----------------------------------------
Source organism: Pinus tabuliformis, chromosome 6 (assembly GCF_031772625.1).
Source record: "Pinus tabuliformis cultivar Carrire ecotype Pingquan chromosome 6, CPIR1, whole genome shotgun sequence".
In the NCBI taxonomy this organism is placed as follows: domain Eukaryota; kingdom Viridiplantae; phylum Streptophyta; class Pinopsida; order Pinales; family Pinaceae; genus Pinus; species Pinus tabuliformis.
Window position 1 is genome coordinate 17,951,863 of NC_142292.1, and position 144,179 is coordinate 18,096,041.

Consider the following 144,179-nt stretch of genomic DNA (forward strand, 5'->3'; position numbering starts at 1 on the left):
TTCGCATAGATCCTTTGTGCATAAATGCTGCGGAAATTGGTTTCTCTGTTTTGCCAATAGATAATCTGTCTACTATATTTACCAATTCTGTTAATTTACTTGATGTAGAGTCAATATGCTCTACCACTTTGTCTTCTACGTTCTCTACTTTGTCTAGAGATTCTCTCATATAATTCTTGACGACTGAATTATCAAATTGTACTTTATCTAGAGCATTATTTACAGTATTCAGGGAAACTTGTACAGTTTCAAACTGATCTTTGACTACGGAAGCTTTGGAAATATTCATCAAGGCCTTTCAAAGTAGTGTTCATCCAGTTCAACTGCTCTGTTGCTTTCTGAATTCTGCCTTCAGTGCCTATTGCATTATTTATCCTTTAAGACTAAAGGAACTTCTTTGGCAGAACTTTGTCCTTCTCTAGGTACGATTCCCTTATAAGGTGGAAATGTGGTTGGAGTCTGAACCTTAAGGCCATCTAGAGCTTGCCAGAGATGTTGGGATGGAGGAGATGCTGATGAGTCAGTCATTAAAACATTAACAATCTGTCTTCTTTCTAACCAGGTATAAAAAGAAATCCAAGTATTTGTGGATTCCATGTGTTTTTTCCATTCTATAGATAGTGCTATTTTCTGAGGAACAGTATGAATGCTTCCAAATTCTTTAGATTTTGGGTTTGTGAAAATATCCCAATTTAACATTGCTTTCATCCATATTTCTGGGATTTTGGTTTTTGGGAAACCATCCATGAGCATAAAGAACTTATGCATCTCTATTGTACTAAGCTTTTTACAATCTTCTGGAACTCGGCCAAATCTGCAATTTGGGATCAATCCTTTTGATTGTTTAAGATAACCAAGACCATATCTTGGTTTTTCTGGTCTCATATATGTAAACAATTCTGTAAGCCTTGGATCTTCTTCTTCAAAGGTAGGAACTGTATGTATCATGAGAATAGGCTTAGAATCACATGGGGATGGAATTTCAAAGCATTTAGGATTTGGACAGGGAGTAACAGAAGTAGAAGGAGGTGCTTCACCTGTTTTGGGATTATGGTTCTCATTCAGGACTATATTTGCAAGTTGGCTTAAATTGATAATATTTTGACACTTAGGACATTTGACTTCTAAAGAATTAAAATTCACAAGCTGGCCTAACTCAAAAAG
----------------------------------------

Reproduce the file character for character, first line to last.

Source organism: Pinus tabuliformis, chromosome 6 (assembly GCF_031772625.1).
Source record: "Pinus tabuliformis cultivar Carrire ecotype Pingquan chromosome 6, CPIR1, whole genome shotgun sequence".
In the NCBI taxonomy this organism is placed as follows: domain Eukaryota; kingdom Viridiplantae; phylum Streptophyta; class Pinopsida; order Pinales; family Pinaceae; genus Pinus; species Pinus tabuliformis.
Window position 1 is genome coordinate 17,951,863 of NC_142292.1, and position 144,179 is coordinate 18,096,041.

Consider the following 144,179-nt stretch of genomic DNA (forward strand, 5'->3'; position numbering starts at 1 on the left):
TTCGCATAGATCCTTTGTGCATAAATGCTGCGGAAATTGGTTTCTCTGTTTTGCCAATAGATAATCTGTCTACTATATTTACCAATTCTGTTAATTTACTTGATGTAGAGTCAATATGCTCTACCACTTTGTCTTCTACGTTCTCTACTTTGTCTAGAGATTCTCTCATATAATTCTTGACGACTGAATTATCAAATTGTACTTTATCTAGAGCATTATTTACAGTATTCAGGGAAACTTGTACAGTTTCAAACTGATCTTTGACTACGGAAGCTTTGGAAATATTCATCAAGGCCTTTCAAAGTAGTGTTCATCCAGTTCAACTGCTCTGTTGCTTTCTGAATTCTGCCTTCAGTGCCTATTGCATTATTTATCCTTTAAGACTAAAGGAACTTCTTTGGCAGAACTTTGTCCTTCTCTAGGTACGATTCCCTTATAAGGTGGAAATGTGGTTGGAGTCTGAACCTTAAGGCCATCTAGAGCTTGCCAGAGATGTTGGGATGGAGGAGATGCTGATGAGTCAGTCATTAAAACATTAACAATCTGTCTTCTTTCTAACCAGGTATAAAAAGAAATCCAAGTATTTGTGGATTCCATGTGTTTTTTCCATTCTATAGATAGTGCTATTTTCTGAGGAACAGTATGAATGCTTCCAAATTCTTTAGATTTTGGGTTTGTGAAAATATCCCAATTTAACATTGCTTTCATCCATATTTCTGGGATTTTGGTTTTTGGGAAACCATCCATGAGCATAAAGAACTTATGCATCTCTATTGTACTAAGCTTTTTACAATCTTCTGGAACTCGGCCAAATCTGCAATTTGGGATCAATCCTTTTGATTGTTTAAGATAACCAAGACCATATCTTGGTTTTTCTGGTCTCATATATGTAAACAATTCTGTAAGCCTTGGATCTTCTTCTTCAAAGGTAGGAACTGTATGTATCATGAGAATAGGCTTAGAATCACATGGGGATGGAATTTCAAAGCATTTAGGATTTGGACAGGGAGTAACAGAAGTAGAAGGAGGTGCTTCACCTGTTTTGGGATTATGGTTCTCATTCAGGACTATATTTGCAAGTTGGCTTAAATTGATAATATTTTGACACTTAGGACATTTGACTTCTAAAGAATTAAAATTCACAAGCTGGCCTAACTCAAAAAG